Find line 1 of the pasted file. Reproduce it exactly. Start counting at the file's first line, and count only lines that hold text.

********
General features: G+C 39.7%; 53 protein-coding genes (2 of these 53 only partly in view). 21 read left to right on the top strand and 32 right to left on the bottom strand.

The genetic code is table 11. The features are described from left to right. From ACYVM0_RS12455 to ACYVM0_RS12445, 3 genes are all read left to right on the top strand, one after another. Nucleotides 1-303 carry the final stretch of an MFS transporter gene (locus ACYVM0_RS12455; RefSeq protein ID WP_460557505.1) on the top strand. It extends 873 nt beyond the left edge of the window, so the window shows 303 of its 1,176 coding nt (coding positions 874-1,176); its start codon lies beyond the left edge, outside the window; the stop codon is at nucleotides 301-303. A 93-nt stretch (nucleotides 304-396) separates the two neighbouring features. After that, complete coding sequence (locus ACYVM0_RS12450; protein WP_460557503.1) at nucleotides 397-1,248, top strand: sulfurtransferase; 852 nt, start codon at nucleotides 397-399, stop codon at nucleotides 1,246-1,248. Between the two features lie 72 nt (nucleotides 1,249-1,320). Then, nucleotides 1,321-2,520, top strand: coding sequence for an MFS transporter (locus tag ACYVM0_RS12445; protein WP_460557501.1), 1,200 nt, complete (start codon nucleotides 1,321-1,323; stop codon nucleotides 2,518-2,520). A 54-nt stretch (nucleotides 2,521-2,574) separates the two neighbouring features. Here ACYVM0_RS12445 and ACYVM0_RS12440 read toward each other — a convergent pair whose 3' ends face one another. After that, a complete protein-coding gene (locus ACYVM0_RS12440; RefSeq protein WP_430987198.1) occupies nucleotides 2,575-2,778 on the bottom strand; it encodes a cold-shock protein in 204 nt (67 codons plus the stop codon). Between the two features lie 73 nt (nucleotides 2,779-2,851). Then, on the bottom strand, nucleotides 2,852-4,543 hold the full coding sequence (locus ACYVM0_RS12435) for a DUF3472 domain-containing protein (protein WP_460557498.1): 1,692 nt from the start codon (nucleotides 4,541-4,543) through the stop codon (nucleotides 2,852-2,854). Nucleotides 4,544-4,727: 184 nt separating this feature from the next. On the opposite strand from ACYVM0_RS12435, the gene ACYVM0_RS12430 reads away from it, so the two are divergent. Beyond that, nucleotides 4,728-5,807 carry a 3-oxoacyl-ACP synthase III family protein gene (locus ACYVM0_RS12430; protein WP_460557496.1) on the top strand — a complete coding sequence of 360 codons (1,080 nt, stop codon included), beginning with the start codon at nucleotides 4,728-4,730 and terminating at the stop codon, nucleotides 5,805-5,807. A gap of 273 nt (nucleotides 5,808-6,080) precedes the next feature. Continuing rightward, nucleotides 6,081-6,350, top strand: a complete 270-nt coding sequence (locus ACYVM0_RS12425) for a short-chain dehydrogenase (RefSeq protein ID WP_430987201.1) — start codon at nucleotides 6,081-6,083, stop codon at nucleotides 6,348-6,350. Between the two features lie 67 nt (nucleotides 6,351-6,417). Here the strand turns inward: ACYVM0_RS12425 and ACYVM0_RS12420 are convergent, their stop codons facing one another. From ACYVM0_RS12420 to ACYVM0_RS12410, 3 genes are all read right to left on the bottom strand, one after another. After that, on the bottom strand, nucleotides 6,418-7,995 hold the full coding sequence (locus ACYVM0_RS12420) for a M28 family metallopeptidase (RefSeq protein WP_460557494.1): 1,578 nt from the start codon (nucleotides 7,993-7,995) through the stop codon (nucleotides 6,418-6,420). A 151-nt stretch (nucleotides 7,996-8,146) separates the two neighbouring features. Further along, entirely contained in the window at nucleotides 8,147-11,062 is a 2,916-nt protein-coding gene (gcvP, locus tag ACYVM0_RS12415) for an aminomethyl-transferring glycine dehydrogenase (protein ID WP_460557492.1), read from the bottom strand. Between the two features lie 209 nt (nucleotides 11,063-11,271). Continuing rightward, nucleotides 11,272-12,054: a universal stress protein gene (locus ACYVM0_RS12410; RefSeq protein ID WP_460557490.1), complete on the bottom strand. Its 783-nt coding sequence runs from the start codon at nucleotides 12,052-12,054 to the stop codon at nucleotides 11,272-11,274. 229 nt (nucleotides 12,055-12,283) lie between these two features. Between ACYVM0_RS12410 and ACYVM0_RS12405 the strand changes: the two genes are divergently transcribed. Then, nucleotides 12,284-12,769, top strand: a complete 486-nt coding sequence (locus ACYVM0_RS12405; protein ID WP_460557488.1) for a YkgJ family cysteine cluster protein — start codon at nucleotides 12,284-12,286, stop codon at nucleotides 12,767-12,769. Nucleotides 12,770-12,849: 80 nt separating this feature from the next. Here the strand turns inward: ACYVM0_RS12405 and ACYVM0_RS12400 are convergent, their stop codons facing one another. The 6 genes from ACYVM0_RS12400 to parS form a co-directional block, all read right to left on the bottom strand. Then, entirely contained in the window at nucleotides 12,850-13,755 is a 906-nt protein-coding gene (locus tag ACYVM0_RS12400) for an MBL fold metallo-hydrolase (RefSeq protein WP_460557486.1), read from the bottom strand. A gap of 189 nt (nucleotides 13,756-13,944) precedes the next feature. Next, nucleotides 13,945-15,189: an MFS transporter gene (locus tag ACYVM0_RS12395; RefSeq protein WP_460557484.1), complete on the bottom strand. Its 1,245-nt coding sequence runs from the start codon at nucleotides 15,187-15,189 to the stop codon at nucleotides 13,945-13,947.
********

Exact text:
General features: G+C 39.7%; 53 protein-coding genes (2 of these 53 only partly in view). 21 read left to right on the top strand and 32 right to left on the bottom strand.